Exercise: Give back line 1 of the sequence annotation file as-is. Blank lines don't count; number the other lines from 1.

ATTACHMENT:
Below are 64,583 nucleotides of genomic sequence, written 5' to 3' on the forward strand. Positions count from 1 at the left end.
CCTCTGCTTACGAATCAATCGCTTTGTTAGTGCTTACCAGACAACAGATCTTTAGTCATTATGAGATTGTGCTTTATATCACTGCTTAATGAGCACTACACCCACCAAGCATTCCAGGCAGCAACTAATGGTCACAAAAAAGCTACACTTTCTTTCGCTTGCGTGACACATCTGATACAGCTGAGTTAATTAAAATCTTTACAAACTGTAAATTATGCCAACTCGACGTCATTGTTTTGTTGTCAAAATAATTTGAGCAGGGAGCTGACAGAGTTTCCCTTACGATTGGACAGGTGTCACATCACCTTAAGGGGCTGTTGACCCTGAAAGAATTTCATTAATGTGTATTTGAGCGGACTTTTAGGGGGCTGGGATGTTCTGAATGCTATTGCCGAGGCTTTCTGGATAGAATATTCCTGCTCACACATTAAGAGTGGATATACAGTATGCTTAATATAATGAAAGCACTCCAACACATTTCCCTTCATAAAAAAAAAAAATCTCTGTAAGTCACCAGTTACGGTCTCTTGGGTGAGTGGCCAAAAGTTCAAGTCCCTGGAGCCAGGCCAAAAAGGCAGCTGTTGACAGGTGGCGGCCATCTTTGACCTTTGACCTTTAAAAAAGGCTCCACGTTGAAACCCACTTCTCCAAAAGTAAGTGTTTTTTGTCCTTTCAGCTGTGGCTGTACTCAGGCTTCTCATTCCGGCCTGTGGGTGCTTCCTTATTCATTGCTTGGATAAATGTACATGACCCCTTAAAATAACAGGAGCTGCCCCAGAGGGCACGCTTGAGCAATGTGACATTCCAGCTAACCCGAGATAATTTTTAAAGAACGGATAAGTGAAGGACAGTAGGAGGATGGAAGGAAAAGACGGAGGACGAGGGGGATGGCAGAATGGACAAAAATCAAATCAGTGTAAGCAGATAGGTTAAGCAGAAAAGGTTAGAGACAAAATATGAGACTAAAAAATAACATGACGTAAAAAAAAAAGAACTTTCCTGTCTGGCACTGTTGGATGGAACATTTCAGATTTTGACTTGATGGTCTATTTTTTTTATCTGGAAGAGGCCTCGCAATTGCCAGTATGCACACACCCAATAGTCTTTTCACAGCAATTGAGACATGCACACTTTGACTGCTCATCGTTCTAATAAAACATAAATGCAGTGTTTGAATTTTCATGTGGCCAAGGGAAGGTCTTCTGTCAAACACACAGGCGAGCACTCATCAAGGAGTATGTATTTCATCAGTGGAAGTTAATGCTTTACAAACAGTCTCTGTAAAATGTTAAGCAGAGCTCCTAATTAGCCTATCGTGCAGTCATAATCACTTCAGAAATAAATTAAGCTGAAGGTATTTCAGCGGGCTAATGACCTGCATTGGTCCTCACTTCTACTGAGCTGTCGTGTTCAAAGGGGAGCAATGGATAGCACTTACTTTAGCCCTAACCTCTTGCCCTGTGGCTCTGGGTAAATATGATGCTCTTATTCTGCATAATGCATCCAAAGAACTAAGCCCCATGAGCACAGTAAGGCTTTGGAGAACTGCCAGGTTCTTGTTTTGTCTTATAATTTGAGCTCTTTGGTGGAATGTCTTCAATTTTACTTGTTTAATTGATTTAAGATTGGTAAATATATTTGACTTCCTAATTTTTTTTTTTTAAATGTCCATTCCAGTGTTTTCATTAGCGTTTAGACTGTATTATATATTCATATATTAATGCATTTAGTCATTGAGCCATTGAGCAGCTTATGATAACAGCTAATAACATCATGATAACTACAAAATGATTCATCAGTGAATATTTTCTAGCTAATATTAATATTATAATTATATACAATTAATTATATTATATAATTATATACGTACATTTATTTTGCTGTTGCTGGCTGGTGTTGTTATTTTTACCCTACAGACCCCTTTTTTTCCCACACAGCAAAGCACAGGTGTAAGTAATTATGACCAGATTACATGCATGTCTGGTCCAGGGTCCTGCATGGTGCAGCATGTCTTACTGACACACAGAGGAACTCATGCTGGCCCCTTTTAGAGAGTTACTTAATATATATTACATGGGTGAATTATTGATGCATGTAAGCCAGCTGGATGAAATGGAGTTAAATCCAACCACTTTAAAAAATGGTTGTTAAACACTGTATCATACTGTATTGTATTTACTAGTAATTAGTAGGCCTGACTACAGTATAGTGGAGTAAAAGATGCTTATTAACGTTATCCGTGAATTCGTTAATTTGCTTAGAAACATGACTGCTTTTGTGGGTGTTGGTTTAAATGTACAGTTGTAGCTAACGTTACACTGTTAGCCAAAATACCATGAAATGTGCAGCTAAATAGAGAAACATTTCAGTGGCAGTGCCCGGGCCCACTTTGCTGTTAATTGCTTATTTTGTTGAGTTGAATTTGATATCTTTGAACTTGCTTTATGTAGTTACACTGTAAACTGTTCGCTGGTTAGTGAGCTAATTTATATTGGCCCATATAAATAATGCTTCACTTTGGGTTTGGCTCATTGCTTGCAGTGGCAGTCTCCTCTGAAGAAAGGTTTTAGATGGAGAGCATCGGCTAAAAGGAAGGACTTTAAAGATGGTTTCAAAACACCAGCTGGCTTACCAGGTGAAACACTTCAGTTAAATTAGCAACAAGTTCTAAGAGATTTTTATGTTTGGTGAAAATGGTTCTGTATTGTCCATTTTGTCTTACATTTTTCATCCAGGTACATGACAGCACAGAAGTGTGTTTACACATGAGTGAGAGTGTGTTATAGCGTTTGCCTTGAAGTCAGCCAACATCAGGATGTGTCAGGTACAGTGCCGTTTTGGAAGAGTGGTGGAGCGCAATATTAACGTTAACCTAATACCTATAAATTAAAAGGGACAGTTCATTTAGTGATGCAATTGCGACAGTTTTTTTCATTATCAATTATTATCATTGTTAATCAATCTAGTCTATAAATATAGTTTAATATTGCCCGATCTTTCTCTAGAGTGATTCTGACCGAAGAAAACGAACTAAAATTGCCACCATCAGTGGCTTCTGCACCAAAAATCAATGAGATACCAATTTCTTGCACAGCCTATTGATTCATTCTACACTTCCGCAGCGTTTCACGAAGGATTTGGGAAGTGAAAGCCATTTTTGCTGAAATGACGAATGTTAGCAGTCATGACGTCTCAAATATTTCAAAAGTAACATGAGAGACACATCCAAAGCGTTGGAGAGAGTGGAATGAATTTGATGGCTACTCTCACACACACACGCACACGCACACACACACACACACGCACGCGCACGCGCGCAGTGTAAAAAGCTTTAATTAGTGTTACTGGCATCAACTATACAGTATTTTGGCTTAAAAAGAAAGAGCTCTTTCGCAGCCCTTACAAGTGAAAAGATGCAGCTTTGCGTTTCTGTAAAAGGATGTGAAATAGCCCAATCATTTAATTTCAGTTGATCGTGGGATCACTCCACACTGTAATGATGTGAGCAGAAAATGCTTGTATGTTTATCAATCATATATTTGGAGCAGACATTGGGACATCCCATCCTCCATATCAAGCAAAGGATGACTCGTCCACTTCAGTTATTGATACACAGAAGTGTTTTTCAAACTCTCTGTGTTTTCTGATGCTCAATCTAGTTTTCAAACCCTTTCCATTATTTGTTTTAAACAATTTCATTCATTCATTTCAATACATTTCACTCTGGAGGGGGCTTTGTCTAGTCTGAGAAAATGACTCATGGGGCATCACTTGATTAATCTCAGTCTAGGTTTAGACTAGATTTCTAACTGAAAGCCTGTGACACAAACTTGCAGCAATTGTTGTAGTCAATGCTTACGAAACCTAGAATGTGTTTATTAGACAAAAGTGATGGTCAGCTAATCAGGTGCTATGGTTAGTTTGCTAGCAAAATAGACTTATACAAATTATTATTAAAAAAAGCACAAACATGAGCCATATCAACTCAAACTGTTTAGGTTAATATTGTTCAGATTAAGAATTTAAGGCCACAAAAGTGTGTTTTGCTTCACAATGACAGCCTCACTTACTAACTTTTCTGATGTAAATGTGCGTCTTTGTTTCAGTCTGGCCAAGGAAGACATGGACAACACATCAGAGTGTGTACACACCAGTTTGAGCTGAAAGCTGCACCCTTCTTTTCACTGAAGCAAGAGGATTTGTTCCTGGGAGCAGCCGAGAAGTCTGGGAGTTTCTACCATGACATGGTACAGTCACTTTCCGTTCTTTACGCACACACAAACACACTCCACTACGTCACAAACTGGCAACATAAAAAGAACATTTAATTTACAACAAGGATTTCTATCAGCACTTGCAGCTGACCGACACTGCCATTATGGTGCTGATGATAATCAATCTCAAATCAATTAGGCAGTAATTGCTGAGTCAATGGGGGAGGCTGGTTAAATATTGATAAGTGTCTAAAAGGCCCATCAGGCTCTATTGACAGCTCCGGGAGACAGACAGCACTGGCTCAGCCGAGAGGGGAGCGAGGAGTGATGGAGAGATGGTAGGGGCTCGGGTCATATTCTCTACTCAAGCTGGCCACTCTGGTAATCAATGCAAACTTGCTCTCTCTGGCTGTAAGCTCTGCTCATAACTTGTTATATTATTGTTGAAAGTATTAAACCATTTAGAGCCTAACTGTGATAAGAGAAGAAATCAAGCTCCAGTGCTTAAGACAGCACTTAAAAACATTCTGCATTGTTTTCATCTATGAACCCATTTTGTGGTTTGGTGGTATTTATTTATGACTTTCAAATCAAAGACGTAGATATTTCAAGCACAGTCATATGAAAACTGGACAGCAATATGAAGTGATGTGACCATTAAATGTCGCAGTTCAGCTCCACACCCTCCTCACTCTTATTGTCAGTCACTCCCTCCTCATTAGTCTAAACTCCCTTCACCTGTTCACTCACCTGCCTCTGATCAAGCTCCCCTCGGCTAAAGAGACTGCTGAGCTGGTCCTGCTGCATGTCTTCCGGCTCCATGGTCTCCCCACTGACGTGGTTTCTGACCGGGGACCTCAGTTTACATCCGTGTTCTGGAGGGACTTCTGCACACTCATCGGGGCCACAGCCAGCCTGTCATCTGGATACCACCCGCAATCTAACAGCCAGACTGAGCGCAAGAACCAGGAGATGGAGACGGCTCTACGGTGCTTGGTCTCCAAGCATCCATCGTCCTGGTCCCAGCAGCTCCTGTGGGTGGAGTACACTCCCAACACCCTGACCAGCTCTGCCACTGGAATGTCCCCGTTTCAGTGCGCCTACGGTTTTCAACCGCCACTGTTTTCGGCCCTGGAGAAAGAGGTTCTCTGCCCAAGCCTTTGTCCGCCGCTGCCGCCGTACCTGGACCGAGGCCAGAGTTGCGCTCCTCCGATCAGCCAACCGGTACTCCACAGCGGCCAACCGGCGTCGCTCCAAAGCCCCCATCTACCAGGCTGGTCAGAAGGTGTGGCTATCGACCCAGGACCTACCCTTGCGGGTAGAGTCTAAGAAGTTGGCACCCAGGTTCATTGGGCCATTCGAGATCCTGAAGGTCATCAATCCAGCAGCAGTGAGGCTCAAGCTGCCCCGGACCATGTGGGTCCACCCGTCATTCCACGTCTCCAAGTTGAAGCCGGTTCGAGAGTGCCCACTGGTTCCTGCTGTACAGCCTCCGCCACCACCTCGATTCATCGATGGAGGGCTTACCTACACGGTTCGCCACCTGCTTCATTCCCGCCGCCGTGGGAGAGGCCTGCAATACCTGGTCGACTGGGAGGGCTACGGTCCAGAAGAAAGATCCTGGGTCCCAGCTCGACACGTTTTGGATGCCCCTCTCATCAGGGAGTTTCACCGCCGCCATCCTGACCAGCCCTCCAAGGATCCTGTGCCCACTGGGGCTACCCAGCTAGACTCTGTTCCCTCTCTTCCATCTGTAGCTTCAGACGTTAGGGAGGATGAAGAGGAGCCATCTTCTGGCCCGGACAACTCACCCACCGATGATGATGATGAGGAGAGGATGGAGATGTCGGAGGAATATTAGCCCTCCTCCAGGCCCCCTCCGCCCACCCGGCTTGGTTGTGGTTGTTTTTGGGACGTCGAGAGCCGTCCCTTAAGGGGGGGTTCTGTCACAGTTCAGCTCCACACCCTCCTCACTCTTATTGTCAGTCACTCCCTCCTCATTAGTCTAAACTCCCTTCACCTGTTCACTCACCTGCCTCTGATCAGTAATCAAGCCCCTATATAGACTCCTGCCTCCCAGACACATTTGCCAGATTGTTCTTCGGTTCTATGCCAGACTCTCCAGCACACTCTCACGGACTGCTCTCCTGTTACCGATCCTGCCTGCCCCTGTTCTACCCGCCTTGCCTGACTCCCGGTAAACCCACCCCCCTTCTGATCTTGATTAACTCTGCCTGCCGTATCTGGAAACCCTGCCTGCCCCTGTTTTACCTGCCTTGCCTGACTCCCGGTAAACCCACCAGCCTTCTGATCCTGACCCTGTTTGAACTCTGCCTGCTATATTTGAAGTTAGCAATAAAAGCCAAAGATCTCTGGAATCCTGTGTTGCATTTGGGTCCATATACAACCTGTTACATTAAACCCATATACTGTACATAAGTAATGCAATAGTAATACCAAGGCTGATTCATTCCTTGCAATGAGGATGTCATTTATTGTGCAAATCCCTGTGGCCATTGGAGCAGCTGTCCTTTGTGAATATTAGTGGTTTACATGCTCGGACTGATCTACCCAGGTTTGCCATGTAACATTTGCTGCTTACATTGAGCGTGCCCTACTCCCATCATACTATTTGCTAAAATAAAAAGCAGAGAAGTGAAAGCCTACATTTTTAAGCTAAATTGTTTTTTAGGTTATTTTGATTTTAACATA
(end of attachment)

Below are 64,583 nucleotides of genomic sequence, written 5' to 3' on the forward strand. Positions count from 1 at the left end.